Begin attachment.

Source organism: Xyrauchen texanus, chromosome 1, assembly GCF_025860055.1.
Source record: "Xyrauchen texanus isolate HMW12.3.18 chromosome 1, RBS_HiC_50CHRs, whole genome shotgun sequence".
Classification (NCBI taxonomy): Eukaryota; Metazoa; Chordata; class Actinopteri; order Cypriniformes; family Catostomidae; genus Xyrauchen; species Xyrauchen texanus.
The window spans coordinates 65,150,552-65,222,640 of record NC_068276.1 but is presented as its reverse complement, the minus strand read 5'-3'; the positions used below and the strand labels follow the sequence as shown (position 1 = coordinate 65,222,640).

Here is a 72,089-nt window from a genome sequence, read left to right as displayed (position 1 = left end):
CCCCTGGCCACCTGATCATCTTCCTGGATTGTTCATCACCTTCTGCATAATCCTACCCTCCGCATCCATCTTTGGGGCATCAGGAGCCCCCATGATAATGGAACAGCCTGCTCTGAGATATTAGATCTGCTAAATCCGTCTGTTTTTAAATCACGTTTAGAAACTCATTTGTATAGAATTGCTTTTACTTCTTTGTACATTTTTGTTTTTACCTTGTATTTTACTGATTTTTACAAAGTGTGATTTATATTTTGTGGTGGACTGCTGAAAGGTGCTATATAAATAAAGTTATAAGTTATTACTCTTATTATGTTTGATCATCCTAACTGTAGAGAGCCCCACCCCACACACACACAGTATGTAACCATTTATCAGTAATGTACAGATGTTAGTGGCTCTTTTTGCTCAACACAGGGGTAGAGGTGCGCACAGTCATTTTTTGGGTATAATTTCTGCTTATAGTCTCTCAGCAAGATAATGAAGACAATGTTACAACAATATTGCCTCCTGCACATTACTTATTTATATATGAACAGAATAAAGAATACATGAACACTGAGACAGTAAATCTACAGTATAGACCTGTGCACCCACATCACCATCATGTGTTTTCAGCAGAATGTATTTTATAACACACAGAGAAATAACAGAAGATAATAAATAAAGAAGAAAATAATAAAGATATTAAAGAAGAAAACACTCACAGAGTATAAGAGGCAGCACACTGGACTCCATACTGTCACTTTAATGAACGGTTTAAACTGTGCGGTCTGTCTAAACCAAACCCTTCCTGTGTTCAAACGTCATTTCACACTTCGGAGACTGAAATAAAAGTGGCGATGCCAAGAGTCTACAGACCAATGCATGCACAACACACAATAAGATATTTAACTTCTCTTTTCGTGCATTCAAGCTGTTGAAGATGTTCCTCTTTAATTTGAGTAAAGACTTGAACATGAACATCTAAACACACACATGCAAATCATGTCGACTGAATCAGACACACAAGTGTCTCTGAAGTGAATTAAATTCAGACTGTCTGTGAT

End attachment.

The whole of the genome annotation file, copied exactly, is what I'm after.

Source organism: Xyrauchen texanus, chromosome 1, assembly GCF_025860055.1.
Source record: "Xyrauchen texanus isolate HMW12.3.18 chromosome 1, RBS_HiC_50CHRs, whole genome shotgun sequence".
Classification (NCBI taxonomy): Eukaryota; Metazoa; Chordata; class Actinopteri; order Cypriniformes; family Catostomidae; genus Xyrauchen; species Xyrauchen texanus.
The window spans coordinates 65,150,552-65,222,640 of record NC_068276.1 but is presented as its reverse complement, the minus strand read 5'-3'; the positions used below and the strand labels follow the sequence as shown (position 1 = coordinate 65,222,640).

Here is a 72,089-nt window from a genome sequence, read left to right as displayed (position 1 = left end):
CCCCTGGCCACCTGATCATCTTCCTGGATTGTTCATCACCTTCTGCATAATCCTACCCTCCGCATCCATCTTTGGGGCATCAGGAGCCCCCATGATAATGGAACAGCCTGCTCTGAGATATTAGATCTGCTAAATCCGTCTGTTTTTAAATCACGTTTAGAAACTCATTTGTATAGAATTGCTTTTACTTCTTTGTACATTTTTGTTTTTACCTTGTATTTTACTGATTTTTACAAAGTGTGATTTATATTTTGTGGTGGACTGCTGAAAGGTGCTATATAAATAAAGTTATAAGTTATTACTCTTATTATGTTTGATCATCCTAACTGTAGAGAGCCCCACCCCACACACACACAGTATGTAACCATTTATCAGTAATGTACAGATGTTAGTGGCTCTTTTTGCTCAACACAGGGGTAGAGGTGCGCACAGTCATTTTTTGGGTATAATTTCTGCTTATAGTCTCTCAGCAAGATAATGAAGACAATGTTACAACAATATTGCCTCCTGCACATTACTTATTTATATATGAACAGAATAAAGAATACATGAACACTGAGACAGTAAATCTACAGTATAGACCTGTGCACCCACATCACCATCATGTGTTTTCAGCAGAATGTATTTTATAACACACAGAGAAATAACAGAAGATAATAAATAAAGAAGAAAATAATAAAGATATTAAAGAAGAAAACACTCACAGAGTATAAGAGGCAGCACACTGGACTCCATACTGTCACTTTAATGAACGGTTTAAACTGTGCGGTCTGTCTAAACCAAACCCTTCCTGTGTTCAAACGTCATTTCACACTTCGGAGACTGAAATAAAAGTGGCGATGCCAAGAGTCTACAGACCAATGCATGCACAACACACAATAAGATATTTAACTTCTCTTTTCGTGCATTCAAGCTGTTGAAGATGTTCCTCTTTAATTTGAGTAAAGACTTGAACATGAACATCTAAACACACACATGCAAATCATGTCGACTGAATCAGACACACAAGTGTCTCTGAAGTGAATTAAATTCAGACTGTCTGTGAT